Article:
Here’s a thought from the future:
- The browser is the platform.
- Microsoft has embraced this and has released Office as an ASP.NET 2.0 Ajax application for enterprises.
- Microsoft is continuing its push into ‘Software as a Service’
- You can now rent Office XML Application Server for Windows Server 2007
- All of your enterprise users, using IE7.0, Firefox 2.1, Opera 16, or Safari can now access all their office applications from their desktop. (No, IE8.0 still won’t be out, but Firefox will be at 25% marketshare, and I’m not even going to guess at what Firefox will be alled then — how about ‘Burning Rabbit’ ?)
- Here’s the catch — When users click on that ‘Microsoft Word’ button (or any of the office apps), a local application doesnt load. It loads a rich web application that closely mimics what we now think of as word.
- All of the users have their own document storage on your Windows Server
- All of the users have access to their documents seamlessly through existing methods (the remote storage automatically shows up in a user’s ‘my documents’ subfolder, apple’s finder/searchlight, etc)
- Users can specify permissions on these centrally stored files, and they are easily shared — people don’t have to navigate to a random person’s desktop to get a document they shared, and a person doesn’t have to email it to them. The documents on the server are all searchable by the user’s local desktop (depending on permissions).
- When it’s time to upgrade to a new version of Office XML Application Server, the upgrade is done on the server, once, and all clients automatically have their update.
I know some of this isn’t new OR likely, but it’s fun to take an old idea that was once pure ‘out there’ thinking and bring it down into the realm of “I see how this is possible even if it’s not either soon or likely”
Also, who knows if it will even be microsoft who does this? Maybe it’s SUN, maybe this will all play out on linux desktops first, with “OpenOffice Network Server” — who knows. I think the day of the browser as a platform IS coming, and I think we’re going to see REAL productivity applications created this way, and I think it’s going to come to the enterprise first.
They’re the ones who can see the real cost savings and increased productivity — through ease of deployment and upgrades for the former and ease of collaboration in the latter.
I’m not sure exactly where I got this idea, but I know it’s not my own, so I cede the creativity of the idea to someone else. Actually, I think it was Bill Scott with Sabre / OpenRico on his blog, but again, I’m not sure.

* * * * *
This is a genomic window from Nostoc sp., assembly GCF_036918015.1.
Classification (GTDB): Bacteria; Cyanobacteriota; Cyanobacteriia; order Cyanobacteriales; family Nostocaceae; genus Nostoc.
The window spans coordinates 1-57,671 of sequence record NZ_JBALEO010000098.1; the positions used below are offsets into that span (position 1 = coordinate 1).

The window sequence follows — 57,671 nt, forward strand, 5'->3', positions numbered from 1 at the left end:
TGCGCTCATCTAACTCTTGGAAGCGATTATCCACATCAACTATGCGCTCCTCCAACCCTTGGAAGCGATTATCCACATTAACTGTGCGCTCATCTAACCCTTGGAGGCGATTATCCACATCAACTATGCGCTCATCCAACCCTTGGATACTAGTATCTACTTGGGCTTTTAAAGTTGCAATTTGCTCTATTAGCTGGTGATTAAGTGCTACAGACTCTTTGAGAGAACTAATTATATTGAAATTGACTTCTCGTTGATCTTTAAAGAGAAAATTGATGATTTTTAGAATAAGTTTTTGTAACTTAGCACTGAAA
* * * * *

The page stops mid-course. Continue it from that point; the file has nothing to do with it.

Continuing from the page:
So, you can build a mini application, so what? Well, how about building a “Lightweight Plugin.” Here’s the flow of things:
See, it’s just like having an acrobat reader or flash, but you’ve got ZERO downloads, and you can have it do whatever you want, completely customized to your way of doing things.
But wait, the thing about plugins is that there are only a few of them that people have, so everyone has to stick to using the big ones — acrobat reader & flash. We don’t have to stick to that anymore, since there’s no installation of software to worry about. I keep coming back to “The browser is the platform” — Once you’ve got the idea of the lightweight plugin, it becomes apparent that anyone can just build whatever lightweight plugin they want, and the browser just becomes the platform for running and distributing the application.
The browser is the platform.
The browser is the platform.
The browser is the platform.
We’re not getting rid of regular apps anytime soon, but we’re going to start seeing the web become a very different place, full of big and small applications.
I’ve added qooxdoo to the list of toolkits, and it got me thinking. With dojo, qooxdoo, all the ajax frameworks out there, etc., we’re really in the infancy of a new breed of web applications.
Yes, google’s got em already, but the average joe doesn’t have the manpower to put all the pieces together himself. These toolkits are still very rough around the edges, and it’s going to take some time and some painful development of applications, some aborted projects, some cross-flow of ideas between projects, but we’ll see the browser be what microsoft feared it would be from the beginning — the browser is going to become the platform.
Why is this happening? We’re at a point now where the tools for web development, your databases and your server side scripting languages / application servers are already written, and they’re pretty good. me, as a developer, I can’t go out and hack together a PHP/FI version 1.0 and have it be of any use to anyone. What I’m saying is that because the tools are there, we’re now able to build tools on top of our tools, to make what we build even better.
Now, i haven’t actually played with the likes of Backbase, and they might be closer than anyone, I just don’t know. I think a project for tomorrow is to go download the backbase community edition and see what i can do.
I’ve been interested in Greasemonkey, a plugin for firefox that lets you customize webpages as you view them. That’s right, it lets you change a webpage or pages on the client, without the server having the slightest clue.
Anyway, I’ve been wanting to learn more about how it works, so when I ran across Dive Into Greasemonkey, I thought, “hey, cool”
So i’m off reading this crap about greasemonkey, now. What will i figure out first, Greasemonkey or Dojo/Ajax?
Ugh. I am too compelled to figure this shit out.
Here’s a cool trick I realized the other day.
- Use del.icio.us
- Find your del.icio.us RSS feed
- Make the feed into a Firefox Live Bookmark